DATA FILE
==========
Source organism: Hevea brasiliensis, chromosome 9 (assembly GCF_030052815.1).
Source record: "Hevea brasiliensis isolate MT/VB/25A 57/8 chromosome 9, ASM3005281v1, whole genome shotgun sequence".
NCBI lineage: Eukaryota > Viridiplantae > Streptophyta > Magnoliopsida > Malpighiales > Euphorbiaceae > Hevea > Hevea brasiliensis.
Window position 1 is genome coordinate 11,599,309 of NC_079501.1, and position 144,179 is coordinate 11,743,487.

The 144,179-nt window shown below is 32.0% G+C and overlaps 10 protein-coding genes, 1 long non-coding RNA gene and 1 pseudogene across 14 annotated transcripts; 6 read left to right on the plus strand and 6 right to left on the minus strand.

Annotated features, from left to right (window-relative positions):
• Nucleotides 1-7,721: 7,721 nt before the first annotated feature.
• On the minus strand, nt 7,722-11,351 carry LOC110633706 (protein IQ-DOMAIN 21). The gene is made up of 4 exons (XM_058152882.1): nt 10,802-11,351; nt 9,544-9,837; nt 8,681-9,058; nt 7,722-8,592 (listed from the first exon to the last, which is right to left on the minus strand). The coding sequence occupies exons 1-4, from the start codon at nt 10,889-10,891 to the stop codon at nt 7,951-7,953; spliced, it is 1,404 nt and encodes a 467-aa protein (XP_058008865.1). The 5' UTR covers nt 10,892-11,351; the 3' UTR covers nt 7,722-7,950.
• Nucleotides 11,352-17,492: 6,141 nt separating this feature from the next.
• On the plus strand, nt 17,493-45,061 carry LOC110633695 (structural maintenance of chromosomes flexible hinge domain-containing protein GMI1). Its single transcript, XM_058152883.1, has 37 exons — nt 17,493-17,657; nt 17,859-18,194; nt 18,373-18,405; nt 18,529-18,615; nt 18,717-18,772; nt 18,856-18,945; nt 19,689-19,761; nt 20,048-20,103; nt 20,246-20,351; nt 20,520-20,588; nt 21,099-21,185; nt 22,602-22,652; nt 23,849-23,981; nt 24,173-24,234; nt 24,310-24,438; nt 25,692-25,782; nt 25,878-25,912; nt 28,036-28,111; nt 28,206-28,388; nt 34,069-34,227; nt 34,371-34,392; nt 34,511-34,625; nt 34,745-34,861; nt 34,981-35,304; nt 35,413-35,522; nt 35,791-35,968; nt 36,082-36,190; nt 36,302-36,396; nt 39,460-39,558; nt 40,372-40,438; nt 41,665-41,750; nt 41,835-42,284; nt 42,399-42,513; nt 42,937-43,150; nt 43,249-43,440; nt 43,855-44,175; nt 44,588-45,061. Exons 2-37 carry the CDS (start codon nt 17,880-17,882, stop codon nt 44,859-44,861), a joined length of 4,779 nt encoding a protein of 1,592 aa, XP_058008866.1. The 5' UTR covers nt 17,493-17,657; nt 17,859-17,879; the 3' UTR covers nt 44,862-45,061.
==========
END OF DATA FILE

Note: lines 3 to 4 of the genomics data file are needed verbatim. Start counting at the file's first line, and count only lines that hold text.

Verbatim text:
NCBI lineage: Eukaryota > Viridiplantae > Streptophyta > Magnoliopsida > Malpighiales > Euphorbiaceae > Hevea > Hevea brasiliensis.
Window position 1 is genome coordinate 11,599,309 of NC_079501.1, and position 144,179 is coordinate 11,743,487.